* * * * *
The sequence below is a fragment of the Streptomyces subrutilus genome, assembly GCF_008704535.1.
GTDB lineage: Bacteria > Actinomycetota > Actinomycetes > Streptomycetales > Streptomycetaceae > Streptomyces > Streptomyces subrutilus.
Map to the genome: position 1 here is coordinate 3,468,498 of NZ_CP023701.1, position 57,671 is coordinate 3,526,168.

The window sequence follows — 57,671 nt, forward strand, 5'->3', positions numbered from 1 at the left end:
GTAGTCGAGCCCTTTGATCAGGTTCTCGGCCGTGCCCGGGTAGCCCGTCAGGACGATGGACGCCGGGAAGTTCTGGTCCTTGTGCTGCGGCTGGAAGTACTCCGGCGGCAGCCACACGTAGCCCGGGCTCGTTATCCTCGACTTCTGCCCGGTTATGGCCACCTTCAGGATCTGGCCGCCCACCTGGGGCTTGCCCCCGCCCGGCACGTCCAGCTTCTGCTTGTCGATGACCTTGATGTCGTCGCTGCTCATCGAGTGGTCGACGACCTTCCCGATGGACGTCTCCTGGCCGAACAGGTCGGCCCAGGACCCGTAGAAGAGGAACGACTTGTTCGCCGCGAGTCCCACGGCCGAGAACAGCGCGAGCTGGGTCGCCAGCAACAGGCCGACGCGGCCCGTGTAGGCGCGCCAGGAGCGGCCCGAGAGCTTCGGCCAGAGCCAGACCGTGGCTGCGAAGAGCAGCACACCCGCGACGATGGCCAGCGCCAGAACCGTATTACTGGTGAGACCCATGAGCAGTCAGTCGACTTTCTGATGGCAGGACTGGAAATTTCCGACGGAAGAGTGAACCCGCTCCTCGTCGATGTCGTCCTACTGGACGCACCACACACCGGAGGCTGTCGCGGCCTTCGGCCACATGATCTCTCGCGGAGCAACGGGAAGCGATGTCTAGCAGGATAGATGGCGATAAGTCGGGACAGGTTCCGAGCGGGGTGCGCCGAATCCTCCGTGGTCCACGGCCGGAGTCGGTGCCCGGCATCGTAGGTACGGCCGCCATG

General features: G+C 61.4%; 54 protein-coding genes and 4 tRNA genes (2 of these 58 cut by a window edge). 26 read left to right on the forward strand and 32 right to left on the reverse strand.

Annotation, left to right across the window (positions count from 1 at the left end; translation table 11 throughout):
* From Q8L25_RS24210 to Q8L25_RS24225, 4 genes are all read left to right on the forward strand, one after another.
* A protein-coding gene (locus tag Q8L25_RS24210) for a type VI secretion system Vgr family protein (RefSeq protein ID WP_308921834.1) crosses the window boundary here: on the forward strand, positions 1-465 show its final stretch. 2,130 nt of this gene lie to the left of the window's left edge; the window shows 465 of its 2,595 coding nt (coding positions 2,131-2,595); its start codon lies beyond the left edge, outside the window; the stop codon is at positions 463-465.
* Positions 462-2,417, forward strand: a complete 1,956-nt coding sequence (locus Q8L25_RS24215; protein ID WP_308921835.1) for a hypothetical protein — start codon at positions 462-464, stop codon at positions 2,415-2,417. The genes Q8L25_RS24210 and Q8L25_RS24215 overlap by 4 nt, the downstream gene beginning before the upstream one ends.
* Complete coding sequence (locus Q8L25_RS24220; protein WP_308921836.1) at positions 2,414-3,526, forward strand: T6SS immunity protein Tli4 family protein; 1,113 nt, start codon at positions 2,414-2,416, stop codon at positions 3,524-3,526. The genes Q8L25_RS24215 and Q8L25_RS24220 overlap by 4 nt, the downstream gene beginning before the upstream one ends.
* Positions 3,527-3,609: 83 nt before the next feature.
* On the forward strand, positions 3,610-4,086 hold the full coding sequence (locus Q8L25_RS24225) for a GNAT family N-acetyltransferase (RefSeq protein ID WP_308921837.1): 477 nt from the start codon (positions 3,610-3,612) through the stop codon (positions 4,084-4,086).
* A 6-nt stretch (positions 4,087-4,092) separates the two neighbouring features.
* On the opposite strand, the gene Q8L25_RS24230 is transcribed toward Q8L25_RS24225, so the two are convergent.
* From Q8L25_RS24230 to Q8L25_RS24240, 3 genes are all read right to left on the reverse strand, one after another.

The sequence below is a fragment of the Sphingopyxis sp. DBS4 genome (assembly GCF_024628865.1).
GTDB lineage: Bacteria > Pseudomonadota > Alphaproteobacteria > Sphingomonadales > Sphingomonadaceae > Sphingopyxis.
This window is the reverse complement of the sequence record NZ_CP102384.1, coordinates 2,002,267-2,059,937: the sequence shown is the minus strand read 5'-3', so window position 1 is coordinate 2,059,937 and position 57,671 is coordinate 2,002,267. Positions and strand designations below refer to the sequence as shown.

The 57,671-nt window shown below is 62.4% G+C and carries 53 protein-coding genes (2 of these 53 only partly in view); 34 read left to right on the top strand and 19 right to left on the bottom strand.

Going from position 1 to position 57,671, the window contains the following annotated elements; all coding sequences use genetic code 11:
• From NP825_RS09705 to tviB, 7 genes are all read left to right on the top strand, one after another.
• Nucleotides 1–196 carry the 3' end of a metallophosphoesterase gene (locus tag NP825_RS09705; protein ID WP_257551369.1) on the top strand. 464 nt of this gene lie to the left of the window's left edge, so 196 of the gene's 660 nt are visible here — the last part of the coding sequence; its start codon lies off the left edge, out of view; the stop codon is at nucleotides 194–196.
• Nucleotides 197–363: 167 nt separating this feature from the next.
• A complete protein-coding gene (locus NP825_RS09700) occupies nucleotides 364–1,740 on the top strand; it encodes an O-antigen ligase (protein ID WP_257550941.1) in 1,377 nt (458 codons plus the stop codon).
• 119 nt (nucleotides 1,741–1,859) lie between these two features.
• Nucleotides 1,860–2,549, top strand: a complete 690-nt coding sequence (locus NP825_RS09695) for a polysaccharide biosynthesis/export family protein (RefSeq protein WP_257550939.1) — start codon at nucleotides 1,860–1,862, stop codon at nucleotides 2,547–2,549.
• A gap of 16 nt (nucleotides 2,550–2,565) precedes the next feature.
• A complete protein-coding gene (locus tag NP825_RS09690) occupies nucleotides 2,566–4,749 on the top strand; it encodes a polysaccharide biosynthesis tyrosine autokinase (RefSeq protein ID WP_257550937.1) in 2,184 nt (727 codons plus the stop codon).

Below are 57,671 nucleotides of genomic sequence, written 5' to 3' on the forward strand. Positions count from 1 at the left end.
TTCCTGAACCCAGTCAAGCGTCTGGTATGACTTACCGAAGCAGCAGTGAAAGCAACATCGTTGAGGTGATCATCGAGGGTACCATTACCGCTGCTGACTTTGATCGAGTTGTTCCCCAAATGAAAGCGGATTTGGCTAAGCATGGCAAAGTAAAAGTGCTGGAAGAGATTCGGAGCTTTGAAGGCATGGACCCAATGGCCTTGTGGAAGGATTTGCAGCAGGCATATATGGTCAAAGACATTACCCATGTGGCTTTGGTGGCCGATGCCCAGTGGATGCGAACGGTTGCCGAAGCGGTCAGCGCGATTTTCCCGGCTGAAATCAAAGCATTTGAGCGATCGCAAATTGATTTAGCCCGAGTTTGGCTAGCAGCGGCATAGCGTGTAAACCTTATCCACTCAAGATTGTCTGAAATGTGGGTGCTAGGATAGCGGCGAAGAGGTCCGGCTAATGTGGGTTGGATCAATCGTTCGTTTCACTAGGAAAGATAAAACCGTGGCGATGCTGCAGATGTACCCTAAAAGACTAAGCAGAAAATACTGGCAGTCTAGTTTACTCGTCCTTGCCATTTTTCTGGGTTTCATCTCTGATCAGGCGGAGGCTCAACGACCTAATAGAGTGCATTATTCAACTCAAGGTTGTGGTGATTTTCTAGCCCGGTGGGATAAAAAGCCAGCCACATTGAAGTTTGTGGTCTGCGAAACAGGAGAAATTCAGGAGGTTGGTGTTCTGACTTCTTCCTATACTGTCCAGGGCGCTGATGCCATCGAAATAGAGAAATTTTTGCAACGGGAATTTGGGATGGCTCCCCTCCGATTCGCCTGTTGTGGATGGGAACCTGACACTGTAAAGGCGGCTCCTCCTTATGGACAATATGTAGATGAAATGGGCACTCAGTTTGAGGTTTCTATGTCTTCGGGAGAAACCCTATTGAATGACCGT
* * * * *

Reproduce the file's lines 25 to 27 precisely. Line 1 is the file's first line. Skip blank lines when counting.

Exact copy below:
• A complete protein-coding gene (locus NP825_RS09700) occupies nucleotides 364–1,740 on the top strand; it encodes an O-antigen ligase (protein ID WP_257550941.1) in 1,377 nt (458 codons plus the stop codon).
• 119 nt (nucleotides 1,741–1,859) lie between these two features.
• Nucleotides 1,860–2,549, top strand: a complete 690-nt coding sequence (locus NP825_RS09695) for a polysaccharide biosynthesis/export family protein (RefSeq protein WP_257550939.1) — start codon at nucleotides 1,860–1,862, stop codon at nucleotides 2,547–2,549.